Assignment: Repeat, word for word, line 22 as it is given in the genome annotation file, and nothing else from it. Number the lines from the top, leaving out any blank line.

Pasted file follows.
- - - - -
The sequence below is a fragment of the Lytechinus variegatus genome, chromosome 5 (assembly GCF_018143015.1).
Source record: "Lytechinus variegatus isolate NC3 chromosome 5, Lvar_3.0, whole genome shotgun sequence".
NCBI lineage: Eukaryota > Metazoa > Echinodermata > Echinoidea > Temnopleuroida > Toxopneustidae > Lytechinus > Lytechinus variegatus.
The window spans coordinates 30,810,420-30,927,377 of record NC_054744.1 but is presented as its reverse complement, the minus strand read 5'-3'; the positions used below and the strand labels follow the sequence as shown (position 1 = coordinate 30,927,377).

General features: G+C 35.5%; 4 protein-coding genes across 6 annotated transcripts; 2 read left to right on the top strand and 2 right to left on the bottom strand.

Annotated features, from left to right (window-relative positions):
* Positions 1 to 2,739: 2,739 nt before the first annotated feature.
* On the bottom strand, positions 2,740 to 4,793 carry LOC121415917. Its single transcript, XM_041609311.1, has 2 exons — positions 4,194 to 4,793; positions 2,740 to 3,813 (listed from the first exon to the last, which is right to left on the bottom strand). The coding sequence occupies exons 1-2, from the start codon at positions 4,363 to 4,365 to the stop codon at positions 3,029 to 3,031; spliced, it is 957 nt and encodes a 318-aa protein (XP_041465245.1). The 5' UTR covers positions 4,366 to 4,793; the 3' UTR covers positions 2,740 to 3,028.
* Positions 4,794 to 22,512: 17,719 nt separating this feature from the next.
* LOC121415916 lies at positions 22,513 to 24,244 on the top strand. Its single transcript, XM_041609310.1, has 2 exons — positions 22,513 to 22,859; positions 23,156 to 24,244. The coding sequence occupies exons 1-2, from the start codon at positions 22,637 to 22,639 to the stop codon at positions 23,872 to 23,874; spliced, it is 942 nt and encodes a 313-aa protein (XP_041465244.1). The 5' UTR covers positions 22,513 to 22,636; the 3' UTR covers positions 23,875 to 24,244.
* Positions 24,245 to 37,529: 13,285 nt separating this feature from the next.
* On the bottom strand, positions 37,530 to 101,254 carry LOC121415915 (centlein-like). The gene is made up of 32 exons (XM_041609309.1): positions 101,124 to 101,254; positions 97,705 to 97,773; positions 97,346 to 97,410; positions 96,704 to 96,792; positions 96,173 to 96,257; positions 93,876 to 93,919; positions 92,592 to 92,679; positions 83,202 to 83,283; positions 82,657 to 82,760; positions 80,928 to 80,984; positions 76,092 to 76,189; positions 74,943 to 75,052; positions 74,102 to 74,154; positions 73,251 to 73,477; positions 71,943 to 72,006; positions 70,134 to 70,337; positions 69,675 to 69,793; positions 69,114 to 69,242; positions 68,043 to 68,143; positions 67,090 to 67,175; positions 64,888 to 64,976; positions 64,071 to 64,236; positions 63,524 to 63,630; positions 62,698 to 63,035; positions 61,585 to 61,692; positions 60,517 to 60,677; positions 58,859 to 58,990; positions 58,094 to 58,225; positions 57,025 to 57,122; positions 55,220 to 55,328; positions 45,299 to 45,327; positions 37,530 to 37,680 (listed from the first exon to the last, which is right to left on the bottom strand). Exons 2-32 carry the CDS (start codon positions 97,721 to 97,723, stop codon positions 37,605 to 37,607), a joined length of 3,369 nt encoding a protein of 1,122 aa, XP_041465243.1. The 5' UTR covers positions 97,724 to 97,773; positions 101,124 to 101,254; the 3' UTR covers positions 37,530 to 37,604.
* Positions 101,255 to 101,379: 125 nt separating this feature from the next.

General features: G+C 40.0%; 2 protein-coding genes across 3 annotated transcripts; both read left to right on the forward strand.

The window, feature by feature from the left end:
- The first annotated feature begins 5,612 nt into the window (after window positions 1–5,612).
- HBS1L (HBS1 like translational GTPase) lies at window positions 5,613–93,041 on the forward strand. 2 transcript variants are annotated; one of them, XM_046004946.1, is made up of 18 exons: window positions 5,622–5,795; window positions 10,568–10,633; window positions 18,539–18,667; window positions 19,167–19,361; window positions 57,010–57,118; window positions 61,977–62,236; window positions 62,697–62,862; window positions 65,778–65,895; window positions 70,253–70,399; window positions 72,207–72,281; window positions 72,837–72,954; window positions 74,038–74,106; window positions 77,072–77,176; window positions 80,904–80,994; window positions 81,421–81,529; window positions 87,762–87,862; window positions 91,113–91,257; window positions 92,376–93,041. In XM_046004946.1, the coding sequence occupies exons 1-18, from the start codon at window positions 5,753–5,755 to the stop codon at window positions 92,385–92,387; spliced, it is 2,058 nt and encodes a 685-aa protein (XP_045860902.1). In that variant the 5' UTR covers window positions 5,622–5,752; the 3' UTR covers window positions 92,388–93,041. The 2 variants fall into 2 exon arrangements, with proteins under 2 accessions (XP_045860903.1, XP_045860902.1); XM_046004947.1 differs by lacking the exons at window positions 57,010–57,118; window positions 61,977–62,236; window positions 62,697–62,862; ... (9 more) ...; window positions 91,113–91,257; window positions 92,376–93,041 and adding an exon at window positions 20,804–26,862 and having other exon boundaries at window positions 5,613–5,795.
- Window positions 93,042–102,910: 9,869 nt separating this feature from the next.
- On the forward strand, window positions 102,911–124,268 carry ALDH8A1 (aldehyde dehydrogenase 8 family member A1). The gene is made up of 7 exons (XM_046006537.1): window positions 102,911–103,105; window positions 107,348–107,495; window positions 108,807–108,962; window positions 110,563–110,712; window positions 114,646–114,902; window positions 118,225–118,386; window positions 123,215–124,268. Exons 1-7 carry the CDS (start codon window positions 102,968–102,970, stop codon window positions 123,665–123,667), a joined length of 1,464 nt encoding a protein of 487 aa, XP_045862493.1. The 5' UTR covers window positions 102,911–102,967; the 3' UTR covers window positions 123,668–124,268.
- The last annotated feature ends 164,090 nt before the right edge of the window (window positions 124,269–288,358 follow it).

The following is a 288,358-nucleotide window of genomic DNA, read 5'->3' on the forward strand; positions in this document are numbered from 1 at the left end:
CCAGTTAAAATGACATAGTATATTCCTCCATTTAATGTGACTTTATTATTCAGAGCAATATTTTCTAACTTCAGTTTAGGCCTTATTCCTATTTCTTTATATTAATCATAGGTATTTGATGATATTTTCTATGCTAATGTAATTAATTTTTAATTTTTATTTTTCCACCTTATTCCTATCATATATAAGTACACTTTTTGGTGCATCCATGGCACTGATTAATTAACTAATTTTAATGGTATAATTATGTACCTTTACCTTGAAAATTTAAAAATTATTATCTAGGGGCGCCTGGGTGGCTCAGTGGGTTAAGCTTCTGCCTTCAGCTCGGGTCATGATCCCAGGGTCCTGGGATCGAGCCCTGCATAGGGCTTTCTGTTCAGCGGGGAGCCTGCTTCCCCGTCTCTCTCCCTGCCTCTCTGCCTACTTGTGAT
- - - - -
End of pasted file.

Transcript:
CCAGTTAAAATGACATAGTATATTCCTCCATTTAATGTGACTTTATTATTCAGAGCAATATTTTCTAACTTCAGTTTAGGCCTTATTCCTATTTCTTTATATTAATCATAGGTATTTGATGATATTTTCTATGCTAATGTAATTAATTTTTAATTTTTATTTTTCCACCTTATTCCTATCATATATAAGTACACTTTTTGGTGCATCCATGGCACTGATTAATTAACTAATTTTAATGGTATAATTATGTACCTTTACCTTGAAAATTTAAAAATTATTATCTAGGGGCGCCTGGGTGGCTCAGTGGGTTAAGCTTCTGCCTTCAGCTCGGGTCATGATCCCAGGGTCCTGGGATCGAGCCCTGCATAGGGCTTTCTGTTCAGCGGGGAGCCTGCTTCCCCGTCTCTCTCCCTGCCTCTCTGCCTACTTGTGAT